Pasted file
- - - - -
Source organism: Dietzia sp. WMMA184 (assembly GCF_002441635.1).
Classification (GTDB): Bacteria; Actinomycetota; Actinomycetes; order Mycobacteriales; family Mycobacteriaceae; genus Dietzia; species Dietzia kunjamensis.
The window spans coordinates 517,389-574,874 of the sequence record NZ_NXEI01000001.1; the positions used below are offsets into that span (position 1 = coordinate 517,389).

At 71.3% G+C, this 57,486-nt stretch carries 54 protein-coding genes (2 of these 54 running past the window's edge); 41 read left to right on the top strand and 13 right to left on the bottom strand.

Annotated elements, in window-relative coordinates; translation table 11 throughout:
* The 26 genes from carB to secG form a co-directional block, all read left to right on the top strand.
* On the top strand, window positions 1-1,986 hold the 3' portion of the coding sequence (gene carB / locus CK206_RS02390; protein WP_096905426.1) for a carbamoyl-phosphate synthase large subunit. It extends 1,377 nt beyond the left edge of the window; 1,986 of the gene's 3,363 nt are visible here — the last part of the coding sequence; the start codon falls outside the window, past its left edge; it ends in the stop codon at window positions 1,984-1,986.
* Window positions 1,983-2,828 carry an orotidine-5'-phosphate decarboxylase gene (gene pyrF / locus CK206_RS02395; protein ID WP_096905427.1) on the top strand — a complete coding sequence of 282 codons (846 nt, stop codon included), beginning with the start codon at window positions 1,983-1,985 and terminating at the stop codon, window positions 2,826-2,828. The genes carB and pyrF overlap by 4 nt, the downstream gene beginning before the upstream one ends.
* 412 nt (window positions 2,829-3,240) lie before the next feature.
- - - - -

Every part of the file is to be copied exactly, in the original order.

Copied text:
Source organism: Dietzia sp. WMMA184 (assembly GCF_002441635.1).
Classification (GTDB): Bacteria; Actinomycetota; Actinomycetes; order Mycobacteriales; family Mycobacteriaceae; genus Dietzia; species Dietzia kunjamensis.
The window spans coordinates 517,389-574,874 of the sequence record NZ_NXEI01000001.1; the positions used below are offsets into that span (position 1 = coordinate 517,389).

At 71.3% G+C, this 57,486-nt stretch carries 54 protein-coding genes (2 of these 54 running past the window's edge); 41 read left to right on the top strand and 13 right to left on the bottom strand.

Annotated elements, in window-relative coordinates; translation table 11 throughout:
* The 26 genes from carB to secG form a co-directional block, all read left to right on the top strand.
* On the top strand, window positions 1-1,986 hold the 3' portion of the coding sequence (gene carB / locus CK206_RS02390; protein WP_096905426.1) for a carbamoyl-phosphate synthase large subunit. It extends 1,377 nt beyond the left edge of the window; 1,986 of the gene's 3,363 nt are visible here — the last part of the coding sequence; the start codon falls outside the window, past its left edge; it ends in the stop codon at window positions 1,984-1,986.
* Window positions 1,983-2,828 carry an orotidine-5'-phosphate decarboxylase gene (gene pyrF / locus CK206_RS02395; protein ID WP_096905427.1) on the top strand — a complete coding sequence of 282 codons (846 nt, stop codon included), beginning with the start codon at window positions 1,983-1,985 and terminating at the stop codon, window positions 2,826-2,828. The genes carB and pyrF overlap by 4 nt, the downstream gene beginning before the upstream one ends.
* 412 nt (window positions 2,829-3,240) lie before the next feature.